Last week, the drivers who shuttle San Francisco Google employees to work voted to unionize with the Teamsters. How long until their passengers do the same thing?

The more than 100 employees of WeDriveU, a third party contractor that drives tech employees to work, join more than 450 other tech shuttle drivers who have unionized over the past year. These workers—who pick up and drop off employees from Facebook, Apple, eBay, and other top tech companies—work grueling hours, and recently had to file a class-action lawsuit to try to get paid for the time they spend waiting around at tech company headquarters to pick up the employees for the trip home. Their union contract will bring them a pay raise, time off, health care, and other benefits.

These tech shuttle buses have become symbolic of the two-tiered Silicon Valley economy, in which high-paid tech workers are forcing out the middle class. Protesters have even blockaded roads to stop the buses, waving signs about high rents and inequality. The fact that the drivers of those buses are now unionized only magnifies the public outrage that will be directed at the actual targets of those protests: the tech employees inside the bus.

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It is true that the booming tech economy has warped San Francisco and all of Silicon Valley beyond recognition. It is true that the middle class (not to mention the lower class) is being completely priced out. There is also at least a grain of truth to the objections of those hated tech workers inside the bus, who will say that they are simply kids with a dream, doing what they love, and that they never intended to become living symbols of income inequality. Silicon Valley—as a real place, rather than a metaphor on the lips of grandiose venture capitalists—is a cauldron of justified class resentment and wounded egos on all sides. Meanwhile, the executives and large investors at these tech companies are reaping the financial gains with little care for these low-level human squabbles.

So what can the well-intentioned young employee of Google or Facebook or Apple do about all this? How can the tech worker sitting on that bus, with a unionized driver and an angry crowd of sign-waving locals outside make a meaningful gesture towards equality? Here is how: they can unionize themselves.

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Most of these tech workers are relatively well-compensated and work in highly desirable jobs. The immediate reaction to suggesting that they should unionize tends to be one of dismissal. But why? The fact that tech companies are profitable and pay their employees well relative to other, less profitable industries does not change the fact that they operate according to the same rules of capital and labor that all other companies do. That means that a very small group of people who control the capital get most of the profit, and a much larger group of people who do most of the work get much smaller returns. It also means that those workers who do most of the labor can increase their bargaining power—and get a better deal—by bargaining collectively, rather than as a bunch of individuals. This is a universal truth of the workplace. The fact that your company gives you good free lunches and shuttles to work and nice paycheck does not change the fact that you could get more by negotiating together, as a union. Anyone smart enough to get a job at Google is smart enough to grasp these facts.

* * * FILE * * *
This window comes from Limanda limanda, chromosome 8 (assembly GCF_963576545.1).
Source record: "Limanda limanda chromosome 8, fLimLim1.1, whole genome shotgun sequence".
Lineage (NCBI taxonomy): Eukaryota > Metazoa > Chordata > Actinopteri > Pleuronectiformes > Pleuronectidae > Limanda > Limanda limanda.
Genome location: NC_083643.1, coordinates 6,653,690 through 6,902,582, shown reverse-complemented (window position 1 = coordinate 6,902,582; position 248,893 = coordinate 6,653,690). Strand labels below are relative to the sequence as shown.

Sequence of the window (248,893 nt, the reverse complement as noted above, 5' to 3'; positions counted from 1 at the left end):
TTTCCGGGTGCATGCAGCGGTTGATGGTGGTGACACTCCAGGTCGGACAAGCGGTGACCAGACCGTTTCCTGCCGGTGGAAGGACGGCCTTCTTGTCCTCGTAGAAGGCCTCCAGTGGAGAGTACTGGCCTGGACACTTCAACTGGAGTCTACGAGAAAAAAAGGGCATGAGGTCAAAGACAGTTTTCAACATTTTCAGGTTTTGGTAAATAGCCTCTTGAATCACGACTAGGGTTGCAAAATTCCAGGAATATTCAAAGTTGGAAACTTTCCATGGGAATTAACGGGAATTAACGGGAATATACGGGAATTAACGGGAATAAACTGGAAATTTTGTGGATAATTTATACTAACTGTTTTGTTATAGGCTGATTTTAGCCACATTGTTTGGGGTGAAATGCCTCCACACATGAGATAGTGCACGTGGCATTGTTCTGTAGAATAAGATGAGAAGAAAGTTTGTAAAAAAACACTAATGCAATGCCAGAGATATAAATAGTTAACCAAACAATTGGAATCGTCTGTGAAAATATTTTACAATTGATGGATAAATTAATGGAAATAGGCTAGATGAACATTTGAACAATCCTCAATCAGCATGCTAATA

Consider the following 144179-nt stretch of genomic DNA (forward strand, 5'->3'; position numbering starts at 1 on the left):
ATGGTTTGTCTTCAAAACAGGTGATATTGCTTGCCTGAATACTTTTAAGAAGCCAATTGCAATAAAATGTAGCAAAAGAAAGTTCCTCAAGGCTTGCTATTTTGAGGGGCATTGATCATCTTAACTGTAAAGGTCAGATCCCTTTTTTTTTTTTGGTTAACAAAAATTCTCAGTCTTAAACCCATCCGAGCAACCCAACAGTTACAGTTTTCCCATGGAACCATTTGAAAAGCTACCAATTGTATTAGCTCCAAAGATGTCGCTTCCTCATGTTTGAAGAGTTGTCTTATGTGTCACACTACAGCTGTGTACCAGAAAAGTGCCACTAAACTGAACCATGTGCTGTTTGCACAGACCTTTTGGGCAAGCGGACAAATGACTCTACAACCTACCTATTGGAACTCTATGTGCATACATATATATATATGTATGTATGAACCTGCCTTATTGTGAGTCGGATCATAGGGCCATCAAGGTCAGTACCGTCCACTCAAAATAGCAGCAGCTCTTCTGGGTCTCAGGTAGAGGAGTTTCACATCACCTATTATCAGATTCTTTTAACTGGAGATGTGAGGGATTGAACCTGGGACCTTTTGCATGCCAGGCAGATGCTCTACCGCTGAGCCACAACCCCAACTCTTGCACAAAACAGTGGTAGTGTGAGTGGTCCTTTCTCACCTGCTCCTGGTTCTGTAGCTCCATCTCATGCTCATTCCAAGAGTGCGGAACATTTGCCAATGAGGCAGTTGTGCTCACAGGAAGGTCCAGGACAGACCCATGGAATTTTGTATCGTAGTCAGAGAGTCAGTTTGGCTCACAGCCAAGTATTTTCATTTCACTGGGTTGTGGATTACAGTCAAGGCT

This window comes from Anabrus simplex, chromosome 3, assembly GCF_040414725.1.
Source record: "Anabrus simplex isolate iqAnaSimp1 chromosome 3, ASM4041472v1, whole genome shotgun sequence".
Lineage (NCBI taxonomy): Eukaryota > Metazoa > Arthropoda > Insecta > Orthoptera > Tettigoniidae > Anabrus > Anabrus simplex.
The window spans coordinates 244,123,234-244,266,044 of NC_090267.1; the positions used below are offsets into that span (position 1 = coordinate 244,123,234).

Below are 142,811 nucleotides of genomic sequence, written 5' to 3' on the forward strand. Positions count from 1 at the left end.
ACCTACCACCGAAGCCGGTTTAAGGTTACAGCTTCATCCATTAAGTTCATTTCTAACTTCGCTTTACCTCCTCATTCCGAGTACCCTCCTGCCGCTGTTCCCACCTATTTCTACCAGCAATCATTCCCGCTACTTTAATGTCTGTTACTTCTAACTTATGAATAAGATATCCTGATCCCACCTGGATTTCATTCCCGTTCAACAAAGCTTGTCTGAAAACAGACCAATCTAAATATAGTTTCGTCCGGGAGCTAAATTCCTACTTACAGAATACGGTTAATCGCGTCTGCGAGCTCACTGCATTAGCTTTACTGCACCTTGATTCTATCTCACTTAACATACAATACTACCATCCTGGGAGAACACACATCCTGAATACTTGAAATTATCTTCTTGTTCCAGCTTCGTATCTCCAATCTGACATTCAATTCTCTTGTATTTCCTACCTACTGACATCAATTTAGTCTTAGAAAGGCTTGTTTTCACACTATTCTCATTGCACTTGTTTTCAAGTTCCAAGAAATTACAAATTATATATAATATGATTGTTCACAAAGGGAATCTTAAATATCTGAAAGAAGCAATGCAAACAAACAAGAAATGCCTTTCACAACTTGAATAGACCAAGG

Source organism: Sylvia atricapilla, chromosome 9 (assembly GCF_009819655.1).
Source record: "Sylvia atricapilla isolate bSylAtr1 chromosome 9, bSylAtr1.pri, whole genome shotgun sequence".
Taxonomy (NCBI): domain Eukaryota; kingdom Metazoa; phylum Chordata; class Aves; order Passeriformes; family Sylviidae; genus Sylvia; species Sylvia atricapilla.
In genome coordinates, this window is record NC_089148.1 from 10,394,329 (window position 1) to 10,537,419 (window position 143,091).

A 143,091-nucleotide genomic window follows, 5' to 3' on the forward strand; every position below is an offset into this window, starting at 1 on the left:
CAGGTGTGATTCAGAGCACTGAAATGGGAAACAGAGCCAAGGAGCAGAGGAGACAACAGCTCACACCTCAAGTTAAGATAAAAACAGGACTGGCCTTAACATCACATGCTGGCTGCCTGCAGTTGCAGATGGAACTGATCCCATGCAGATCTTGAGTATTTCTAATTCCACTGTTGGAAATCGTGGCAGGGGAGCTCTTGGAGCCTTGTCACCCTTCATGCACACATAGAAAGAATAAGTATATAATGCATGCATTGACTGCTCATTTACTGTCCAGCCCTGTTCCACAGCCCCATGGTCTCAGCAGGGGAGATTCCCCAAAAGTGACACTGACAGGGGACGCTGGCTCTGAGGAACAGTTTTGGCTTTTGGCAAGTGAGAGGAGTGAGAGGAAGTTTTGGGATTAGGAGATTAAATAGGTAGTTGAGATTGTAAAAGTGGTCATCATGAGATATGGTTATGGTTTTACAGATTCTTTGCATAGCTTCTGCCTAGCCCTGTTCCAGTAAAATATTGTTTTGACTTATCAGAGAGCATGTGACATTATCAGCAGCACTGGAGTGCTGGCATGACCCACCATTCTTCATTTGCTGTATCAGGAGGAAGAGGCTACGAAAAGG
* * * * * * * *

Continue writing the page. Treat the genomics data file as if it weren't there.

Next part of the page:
Of course, this would require some level of class consciousness, which does not seem to be in ample supply in Silicon Valley. Megalomaniac libertarians spouting borderline Nietzchean arguments about Great Men Accomplishing Great Things tend to have an outsized platform in tech, for some reason. But I do not doubt for a moment that there are thousands and thousands of regular old employees at these enormous, successful tech companies who are concerned about the economic inequality that their industry is driving; who are concerned about the demoralizing lack of diversity in their industry; who are concerned that they are forcing the middle class out of an entire region of the country. The most meaningful way for them to take action against the inexorable rise of inequality that is benefiting them is to stand up and declare that they are on the side of labor, rather than on the side of capital—to declare that they are workers who are on the side of all of the other workers, from shuttle drivers to gardeners to janitors to security guards, who make these tech companies function. The way for them to do that is to unionize. Once they have unionized, they will be in a position to put their considerable collective power behind policies that spread the wealth more widely, and mitigate the kind of inequality that their industry has been fueling for years.

They will also, in aggregate, get more money.

Plenty of tech employees will scoff at this idea, say “I’m doing fine,” and move on. But as the entrepreneurial wizards of Silicon Valley know, the fact that many ignore a market opportunity just provides an opening for those bold enough to seize it. It only takes a few who see the big picture to start a movement. In an industry full of people obsessed with progress, there is a chance for a leader to emerge to start a movement towards social progress the likes of which their industry has never seen. Tech workers are not America’s most exploited workers. They are, though, some of America’s most envied and celebrated workers. Their declaration of unity with the labor movement would mean more than any individual charitable contributions they might make to try to salve their conscience.

Disrupt yourself, techies. Organize.

[Illustration by Jim Cooke. Disclosures.]